A Cornish Murder Mystery set in Wartime Britain

Let’s be frank. I’ve been knee-deep in research on the Wars of the Roses for my work in progress, and I have to say this is some of the most complicated and confusing reading I’ve had to do for a long while (and I thought the English Civil War had a lot going on!). So when my dear author friend JG (Jane) Harlond told me about her latest murder mystery novel, Courting Danger, and offered me an Advance Review Copy, I was a little worried that I had no brain cells left for solving a murder! NO worries! I had the best time traipsing around Cornwall with Detective Bob Robbins–truly a mental vacation that did me the world of good. Here’s the blurb and my review, and I absolutely recommend you take yourself off to the west country and enjoy a week in Bob’s company. You’ll not regret it!

“Dr Lanyon might have been a well-respected physician, PC Oliver, but he had the morals of an alley-cat.”
Cornwall, England, 1943. Dumpy, grumpy wartime detective Bob Robbins is sent to investigate a doubtful suicide in a remote moorland pool. Gogmagog Ditch is steeped in folklore but what attracted the victim to such a desolate spot, and why?
Dr Corin Lanyon was liked by all and loved by many – especially women. Assisted by young PC Oliver, Bob untangles the victim’s relationships and connection to a Celtic heritage group, revealing a network of deceit and stolen museum pieces. Could one of the folklore group be guilty of murder, or was it the doctor’s mad aunt? Or one of the American GIs preparing for D-Day?
A second death in an ancient stone circle means Bob and Laurie must focus on where the crimes were committed – starting with another visit to the bleak moorland pool and the discovery of a sacred cave in a hollow hill.
Courting Danger is a thrilling tangled web of clues set in the breath-taking beauty of the Cornish moors during WWII that any mystery fan will love.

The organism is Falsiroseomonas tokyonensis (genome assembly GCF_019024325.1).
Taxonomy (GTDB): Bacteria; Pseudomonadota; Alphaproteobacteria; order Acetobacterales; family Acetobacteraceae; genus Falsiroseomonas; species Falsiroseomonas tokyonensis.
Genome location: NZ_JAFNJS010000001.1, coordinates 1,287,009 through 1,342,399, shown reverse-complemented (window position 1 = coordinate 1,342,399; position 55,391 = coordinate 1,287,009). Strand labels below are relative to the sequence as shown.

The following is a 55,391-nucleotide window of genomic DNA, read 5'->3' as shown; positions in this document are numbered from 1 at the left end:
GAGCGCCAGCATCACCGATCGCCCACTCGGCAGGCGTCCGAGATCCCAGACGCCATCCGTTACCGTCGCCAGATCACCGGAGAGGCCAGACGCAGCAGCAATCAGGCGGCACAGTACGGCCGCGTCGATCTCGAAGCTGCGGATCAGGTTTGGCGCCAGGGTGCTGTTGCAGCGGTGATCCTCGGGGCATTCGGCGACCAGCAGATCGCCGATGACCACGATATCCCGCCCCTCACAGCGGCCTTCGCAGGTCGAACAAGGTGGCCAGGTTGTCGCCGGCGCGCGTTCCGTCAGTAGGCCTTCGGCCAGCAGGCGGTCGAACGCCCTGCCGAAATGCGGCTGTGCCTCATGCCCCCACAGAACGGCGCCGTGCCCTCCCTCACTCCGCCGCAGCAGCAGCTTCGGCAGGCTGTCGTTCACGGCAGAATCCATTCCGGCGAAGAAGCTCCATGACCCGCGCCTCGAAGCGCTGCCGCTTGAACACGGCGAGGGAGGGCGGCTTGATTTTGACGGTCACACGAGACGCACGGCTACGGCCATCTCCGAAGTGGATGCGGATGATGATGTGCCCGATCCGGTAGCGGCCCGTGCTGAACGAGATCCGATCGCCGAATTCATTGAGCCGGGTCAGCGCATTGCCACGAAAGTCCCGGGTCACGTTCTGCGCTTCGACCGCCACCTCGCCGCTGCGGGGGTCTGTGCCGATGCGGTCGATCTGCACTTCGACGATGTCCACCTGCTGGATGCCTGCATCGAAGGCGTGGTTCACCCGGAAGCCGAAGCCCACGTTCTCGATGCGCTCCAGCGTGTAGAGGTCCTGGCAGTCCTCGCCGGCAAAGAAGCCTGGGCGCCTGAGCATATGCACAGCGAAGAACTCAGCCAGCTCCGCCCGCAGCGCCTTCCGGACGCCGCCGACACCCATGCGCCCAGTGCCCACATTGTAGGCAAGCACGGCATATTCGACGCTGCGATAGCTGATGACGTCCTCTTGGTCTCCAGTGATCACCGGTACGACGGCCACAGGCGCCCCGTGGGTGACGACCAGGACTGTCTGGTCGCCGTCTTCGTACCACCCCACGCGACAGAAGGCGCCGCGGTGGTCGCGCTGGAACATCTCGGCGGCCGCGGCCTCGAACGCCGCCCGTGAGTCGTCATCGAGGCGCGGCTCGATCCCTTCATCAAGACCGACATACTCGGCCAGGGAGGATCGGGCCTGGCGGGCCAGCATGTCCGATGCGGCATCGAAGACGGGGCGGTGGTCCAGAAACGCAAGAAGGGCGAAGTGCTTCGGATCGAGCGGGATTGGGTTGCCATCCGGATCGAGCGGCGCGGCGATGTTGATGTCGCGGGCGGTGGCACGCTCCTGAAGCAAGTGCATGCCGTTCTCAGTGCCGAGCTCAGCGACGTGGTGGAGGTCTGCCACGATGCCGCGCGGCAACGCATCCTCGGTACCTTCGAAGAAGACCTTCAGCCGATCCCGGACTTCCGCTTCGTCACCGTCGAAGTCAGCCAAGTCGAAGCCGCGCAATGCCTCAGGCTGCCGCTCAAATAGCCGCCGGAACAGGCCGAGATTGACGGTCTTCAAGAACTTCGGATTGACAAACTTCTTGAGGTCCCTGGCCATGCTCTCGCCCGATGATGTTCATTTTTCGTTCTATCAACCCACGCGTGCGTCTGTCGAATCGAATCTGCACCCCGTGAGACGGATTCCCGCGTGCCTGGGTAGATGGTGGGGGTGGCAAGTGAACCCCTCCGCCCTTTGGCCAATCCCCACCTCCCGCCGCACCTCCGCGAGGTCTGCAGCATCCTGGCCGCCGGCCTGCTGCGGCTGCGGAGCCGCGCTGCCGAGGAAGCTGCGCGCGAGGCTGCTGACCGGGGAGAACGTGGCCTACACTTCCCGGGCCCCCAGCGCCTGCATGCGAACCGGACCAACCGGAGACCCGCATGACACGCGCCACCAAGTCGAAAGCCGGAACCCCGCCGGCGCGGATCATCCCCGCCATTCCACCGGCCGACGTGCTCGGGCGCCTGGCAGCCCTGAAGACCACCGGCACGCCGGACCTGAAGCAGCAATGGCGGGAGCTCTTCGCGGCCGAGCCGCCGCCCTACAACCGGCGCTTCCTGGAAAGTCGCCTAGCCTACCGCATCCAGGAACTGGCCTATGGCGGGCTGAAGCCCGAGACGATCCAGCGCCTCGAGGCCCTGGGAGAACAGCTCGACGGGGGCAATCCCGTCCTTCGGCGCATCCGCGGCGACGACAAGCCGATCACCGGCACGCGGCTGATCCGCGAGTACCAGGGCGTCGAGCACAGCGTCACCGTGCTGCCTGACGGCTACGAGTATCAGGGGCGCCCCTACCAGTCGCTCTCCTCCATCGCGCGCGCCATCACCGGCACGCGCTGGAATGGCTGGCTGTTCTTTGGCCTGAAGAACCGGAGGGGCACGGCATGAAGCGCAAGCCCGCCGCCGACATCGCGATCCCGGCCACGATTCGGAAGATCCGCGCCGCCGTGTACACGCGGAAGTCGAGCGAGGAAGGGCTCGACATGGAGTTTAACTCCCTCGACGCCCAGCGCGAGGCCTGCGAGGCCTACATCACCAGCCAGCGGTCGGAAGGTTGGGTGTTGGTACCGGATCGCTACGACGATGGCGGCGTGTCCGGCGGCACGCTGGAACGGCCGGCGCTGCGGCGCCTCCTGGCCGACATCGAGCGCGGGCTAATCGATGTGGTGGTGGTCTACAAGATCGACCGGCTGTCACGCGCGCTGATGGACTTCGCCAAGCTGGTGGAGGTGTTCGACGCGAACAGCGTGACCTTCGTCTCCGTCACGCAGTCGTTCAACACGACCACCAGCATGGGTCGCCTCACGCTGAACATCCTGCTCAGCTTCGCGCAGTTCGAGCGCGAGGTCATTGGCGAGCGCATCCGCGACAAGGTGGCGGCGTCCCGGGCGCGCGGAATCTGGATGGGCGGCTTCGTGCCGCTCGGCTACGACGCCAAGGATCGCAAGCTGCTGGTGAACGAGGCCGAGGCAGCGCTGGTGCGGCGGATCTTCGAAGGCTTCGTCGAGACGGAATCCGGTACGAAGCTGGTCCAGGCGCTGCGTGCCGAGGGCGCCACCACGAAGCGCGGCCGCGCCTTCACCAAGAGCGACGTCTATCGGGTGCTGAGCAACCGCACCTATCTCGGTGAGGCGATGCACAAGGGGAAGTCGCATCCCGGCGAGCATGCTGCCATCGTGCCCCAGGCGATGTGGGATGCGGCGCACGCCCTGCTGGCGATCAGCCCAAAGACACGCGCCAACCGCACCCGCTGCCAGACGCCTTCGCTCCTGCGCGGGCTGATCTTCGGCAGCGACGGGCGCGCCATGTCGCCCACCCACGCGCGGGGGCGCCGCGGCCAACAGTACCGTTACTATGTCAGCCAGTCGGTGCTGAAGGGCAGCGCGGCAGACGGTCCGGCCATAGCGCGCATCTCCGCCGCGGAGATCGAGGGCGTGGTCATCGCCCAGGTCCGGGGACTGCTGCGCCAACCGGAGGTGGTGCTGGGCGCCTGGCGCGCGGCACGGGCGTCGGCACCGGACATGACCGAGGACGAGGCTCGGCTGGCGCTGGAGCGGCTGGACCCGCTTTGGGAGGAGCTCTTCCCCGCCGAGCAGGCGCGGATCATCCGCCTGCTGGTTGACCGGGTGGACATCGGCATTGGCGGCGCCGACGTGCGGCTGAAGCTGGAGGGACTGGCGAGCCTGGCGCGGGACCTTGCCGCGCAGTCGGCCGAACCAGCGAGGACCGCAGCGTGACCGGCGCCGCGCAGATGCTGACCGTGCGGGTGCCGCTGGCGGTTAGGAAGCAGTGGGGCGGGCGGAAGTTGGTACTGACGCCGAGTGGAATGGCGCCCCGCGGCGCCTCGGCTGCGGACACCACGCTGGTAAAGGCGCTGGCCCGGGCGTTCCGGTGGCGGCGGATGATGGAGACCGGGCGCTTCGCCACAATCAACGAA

Amazon USA.

My review:
I didn’t want to leave!
Atmospheric moorlands, ancient folklore and magic, and a curmudgeonly retired detective who discovers more than a mysterious death in his locale (slight spoiler alert — will cupid’s dart penetrate Detective Robbins tough exterior?). From the moment a body is discovered in a lonely haunted beauty spot to the satisfying tidying up of red herrings and loose ends, I was completely immersed in JG Harlond’s newest Bob Robbins quintessential English murder mystery. Set in 1943, Ms Harlond captures the spirit of wartime Britain and serves up a deliciously unrationed feast of secret trysts, torrid affairs and pagan rituals against a backdrop of the brooding Cornish countryside. Crackling with wit and sardonic humour, I absolutely loved the characters and their behaviour; I truly was waiting for the knock on my door announcing Detective Robbins was here to interview me, so immersed was I in the story. I had not read Ms Harlond’s previous two Detective Robbins novels; however I’m a huge fan of her historical fiction, and her brilliant ability to bring characters to life shines in this genre too. Highly recommend – just be sure you remember your way home, because you’ll want to stay in this world!

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